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Ho Chi Minh Mausoleum – a symbol of gratitude and respect of Vietnamese people

Ho Chi Minh Mausoleum – a symbol of gratitude and respect of Vietnamese people

The mausoleum is the last resting place of Ho Chi Minh. It is a symbol of gratitude and respect of Vietnamese people for president Ho Chi Minh.

History of Ho Chi Minh Mausoleum

Construction work began on September 2, 1973 and the structure was formally inaugurated on August 29, 1975. The mausoleum was inspired by Lenin’s Mausoleum in Moscow but incorporates distinct Vietnamese architectural elements, such as the sloping roof. The exterior is made of gray granite, while the interior is gray, black, and red polished stone. The mausoleum’s portico has the words “Chủ tịch Hồ Chí Minh” inscribed across it, meaning “President Ho Chi Minh.”

Ho Chi Minh Mausoleum

In his will, Ho Chi Minh stated his wish to be cremated and to have his ashes scattered in the hills of north, central, and southern Vietnam. He said that he preferred cremation because it would be “more hygienic than burial and would also save land for agricultural purposes.” The mausoleum was built in spite of his wishes.

Ho Chi Minh Mausoleum

The structure is 21.6 metres high and 41.2 metres wide. Flanking the mausoleum are two platforms with seven steps for parade viewing. The plaza in front of the mausoleum is divided into 240 green squares separated by pathways. The gardens surrounding the mausoleum have nearly 250 different species of plants and flowers, all from different regions of Vietnam.

Ba Dinh square

Ho Chi Minh’s body is preserved in the cooled, central hall of the mausoleum, which is protected by a military honour guard. The body lies in a glass case with dim lights. The mausoleum is closed occasionally while work is done to restore and preserve the body but is normally open daily from 9:00 am to noon to the public. Lines of visitors, including visiting foreign dignitaries, pay their respects at the mausoleum.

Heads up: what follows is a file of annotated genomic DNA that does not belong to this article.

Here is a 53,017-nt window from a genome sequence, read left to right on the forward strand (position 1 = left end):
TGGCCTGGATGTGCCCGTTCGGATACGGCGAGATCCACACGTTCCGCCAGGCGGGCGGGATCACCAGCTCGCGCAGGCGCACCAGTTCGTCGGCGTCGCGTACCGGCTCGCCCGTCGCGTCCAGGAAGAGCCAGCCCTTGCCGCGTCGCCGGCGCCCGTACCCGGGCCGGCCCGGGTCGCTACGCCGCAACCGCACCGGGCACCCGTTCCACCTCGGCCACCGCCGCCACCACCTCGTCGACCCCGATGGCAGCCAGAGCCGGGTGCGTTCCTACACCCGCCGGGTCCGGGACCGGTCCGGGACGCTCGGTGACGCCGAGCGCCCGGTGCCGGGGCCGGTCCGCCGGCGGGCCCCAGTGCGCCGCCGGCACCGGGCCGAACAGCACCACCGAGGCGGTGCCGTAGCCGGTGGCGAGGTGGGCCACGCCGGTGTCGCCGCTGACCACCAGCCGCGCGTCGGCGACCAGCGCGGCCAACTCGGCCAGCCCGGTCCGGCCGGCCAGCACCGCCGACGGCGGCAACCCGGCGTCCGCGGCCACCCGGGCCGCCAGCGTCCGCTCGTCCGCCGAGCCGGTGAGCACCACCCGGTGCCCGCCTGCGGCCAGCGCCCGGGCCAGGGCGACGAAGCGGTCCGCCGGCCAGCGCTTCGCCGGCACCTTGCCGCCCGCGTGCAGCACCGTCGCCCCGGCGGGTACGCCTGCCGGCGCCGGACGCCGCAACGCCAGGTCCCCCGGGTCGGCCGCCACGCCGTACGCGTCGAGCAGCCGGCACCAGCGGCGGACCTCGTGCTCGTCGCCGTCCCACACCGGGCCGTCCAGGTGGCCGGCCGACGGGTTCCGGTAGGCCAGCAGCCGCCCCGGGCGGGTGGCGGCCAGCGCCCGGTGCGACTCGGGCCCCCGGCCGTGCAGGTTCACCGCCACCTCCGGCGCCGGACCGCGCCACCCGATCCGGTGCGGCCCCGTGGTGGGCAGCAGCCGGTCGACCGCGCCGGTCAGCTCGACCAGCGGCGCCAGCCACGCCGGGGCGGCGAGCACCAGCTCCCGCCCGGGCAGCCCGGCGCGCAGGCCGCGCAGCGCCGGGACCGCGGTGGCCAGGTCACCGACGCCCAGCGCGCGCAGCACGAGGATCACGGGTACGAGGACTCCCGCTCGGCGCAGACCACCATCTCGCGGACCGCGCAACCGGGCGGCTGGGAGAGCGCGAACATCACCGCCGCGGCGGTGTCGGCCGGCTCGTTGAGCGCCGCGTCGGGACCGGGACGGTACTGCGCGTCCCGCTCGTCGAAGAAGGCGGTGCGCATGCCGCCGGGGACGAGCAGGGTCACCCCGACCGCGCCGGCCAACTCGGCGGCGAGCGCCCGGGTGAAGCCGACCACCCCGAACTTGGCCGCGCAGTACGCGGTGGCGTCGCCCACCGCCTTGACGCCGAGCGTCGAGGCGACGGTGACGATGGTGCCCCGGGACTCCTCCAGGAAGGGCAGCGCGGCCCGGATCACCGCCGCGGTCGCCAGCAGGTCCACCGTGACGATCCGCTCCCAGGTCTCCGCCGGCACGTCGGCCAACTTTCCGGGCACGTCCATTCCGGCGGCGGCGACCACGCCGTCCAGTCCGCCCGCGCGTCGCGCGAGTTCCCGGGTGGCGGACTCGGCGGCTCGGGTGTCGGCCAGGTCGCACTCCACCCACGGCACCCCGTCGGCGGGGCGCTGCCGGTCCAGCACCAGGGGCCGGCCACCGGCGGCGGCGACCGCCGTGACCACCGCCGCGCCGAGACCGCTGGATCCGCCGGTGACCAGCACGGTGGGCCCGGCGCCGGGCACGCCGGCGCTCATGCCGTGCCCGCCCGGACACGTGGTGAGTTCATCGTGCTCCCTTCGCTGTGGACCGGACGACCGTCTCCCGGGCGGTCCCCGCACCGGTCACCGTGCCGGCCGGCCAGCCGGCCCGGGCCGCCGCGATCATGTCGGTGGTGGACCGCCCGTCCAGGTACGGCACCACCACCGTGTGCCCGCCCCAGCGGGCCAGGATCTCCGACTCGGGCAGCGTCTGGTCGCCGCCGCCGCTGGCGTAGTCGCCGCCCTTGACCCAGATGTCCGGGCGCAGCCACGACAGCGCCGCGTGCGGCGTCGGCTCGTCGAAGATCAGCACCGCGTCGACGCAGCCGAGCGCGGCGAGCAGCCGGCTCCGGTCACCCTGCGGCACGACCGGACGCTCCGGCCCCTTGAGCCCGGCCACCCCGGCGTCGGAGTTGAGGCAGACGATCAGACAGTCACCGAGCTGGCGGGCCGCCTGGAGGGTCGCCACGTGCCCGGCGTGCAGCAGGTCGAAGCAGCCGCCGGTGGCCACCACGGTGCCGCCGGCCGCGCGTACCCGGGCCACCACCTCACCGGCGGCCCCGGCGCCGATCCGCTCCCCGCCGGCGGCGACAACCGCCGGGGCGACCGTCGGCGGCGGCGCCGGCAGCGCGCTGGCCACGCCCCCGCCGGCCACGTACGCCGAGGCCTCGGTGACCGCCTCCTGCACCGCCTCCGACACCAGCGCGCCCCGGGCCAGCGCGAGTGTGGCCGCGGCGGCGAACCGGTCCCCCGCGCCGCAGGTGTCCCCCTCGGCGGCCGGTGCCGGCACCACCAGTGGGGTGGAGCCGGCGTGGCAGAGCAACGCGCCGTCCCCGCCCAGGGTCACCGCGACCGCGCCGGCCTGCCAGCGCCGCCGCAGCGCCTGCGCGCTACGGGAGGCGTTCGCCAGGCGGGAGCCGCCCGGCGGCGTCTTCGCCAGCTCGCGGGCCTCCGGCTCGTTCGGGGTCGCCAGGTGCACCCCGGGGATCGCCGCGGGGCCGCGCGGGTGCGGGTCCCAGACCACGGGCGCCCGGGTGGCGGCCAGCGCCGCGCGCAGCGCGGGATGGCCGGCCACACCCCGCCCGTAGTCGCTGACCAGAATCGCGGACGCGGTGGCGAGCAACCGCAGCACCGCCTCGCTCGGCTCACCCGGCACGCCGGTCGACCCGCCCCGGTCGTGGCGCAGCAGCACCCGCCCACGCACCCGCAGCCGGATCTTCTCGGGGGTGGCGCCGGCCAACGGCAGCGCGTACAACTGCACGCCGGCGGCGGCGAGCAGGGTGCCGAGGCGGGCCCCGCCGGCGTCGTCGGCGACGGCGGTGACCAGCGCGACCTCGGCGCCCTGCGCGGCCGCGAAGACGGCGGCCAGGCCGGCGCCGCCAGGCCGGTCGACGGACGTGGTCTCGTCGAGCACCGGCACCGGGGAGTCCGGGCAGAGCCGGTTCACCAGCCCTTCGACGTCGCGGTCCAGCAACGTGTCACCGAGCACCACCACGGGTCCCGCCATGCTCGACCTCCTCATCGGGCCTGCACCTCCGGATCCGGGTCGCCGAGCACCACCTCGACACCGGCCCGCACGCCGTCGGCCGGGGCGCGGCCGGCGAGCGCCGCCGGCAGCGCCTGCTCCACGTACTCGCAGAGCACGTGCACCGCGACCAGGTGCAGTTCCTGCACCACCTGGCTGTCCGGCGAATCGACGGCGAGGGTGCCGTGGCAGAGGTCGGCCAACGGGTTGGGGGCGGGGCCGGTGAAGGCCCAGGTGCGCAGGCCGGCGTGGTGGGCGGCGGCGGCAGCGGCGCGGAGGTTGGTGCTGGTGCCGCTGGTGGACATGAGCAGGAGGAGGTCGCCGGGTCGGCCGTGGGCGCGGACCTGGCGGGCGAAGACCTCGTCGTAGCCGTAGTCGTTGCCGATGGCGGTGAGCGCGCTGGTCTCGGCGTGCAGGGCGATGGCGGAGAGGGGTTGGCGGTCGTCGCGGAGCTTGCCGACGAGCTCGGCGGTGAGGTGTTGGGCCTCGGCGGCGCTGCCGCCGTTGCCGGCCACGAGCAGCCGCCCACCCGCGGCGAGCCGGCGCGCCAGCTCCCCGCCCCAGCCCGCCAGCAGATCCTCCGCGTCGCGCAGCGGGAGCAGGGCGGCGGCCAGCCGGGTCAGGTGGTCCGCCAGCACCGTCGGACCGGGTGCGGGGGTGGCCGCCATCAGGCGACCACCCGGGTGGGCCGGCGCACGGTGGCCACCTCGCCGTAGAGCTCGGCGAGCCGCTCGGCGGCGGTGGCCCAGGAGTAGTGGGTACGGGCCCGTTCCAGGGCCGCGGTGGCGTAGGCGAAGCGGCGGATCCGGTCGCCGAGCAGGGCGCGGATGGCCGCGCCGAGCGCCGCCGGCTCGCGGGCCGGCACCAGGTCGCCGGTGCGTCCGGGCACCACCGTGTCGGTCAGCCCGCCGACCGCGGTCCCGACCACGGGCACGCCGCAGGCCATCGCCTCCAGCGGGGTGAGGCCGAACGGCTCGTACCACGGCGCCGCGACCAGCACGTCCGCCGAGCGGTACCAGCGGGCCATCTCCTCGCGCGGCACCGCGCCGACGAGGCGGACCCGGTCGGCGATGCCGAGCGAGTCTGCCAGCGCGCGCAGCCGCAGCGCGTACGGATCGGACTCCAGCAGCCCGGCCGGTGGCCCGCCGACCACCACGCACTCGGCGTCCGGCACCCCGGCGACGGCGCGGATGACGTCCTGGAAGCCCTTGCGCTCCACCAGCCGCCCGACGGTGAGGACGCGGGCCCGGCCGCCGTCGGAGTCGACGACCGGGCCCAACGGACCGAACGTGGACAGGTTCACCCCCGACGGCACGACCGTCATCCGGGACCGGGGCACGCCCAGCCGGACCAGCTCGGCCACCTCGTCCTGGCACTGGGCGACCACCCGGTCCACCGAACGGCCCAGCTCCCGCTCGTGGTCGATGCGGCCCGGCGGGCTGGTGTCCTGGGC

Around Ho Chi Minh Mausoleum

The grandeur of the mausoleum is a strange contrast to the simple stilt house where Ho Chi Minh lived and worked. Built in the style of ethnic minority dwellings, it overlooks a large carp pond and is a calm sanctuary. Visitors can look through the windows to see the austere furnishings and his few personal possessions. On his desk each day is a vase of his favourite blossoms, hoa hue trang, a sweetly scented flower rather like a tall white bluebell.


Uncle Ho House and fish pond

Nearby is the magnificent Presidential Palace, once the palace of the Governor-General of Indochina during the colonial period. Unfortunately, it’s not open to the public.

In the opposite direction, the Ho Chi Minh Museum provides a comprehensive overview of the man’s life and work and his vision of peace and happiness. It’s informative, but understandably overlooks some of the more risqué episodes in his life. Close by, the famous One Pillar Pagoda is worth a passing look. Although it’s one of the symbols of Hanoi, it’s something of a disappointment as it’s a modern replica.

One pillar pagoda

The Ho Chi Minh Museum is open from 08.00 to 11.00 and from 13.30 to 16.30 daily.
A short walk across Da Dinh Square directly in front of the mausoleum takes you past the Tomb of the Unknown Soldier, a stunningly beautiful monument especially when illuminated at night. From there, another short walk takes you to the Hanoi Citadel.

The mausoleum is the last resting place of Ho Chi Minh. It is a symbol of gratitude and respect of Vietnamese people for president Ho Chi Minh.

If tourists in Vietnam Travel have chance to visit Hanoi, Ho Chi Minh mausoleum is a must-see place that should not be missed!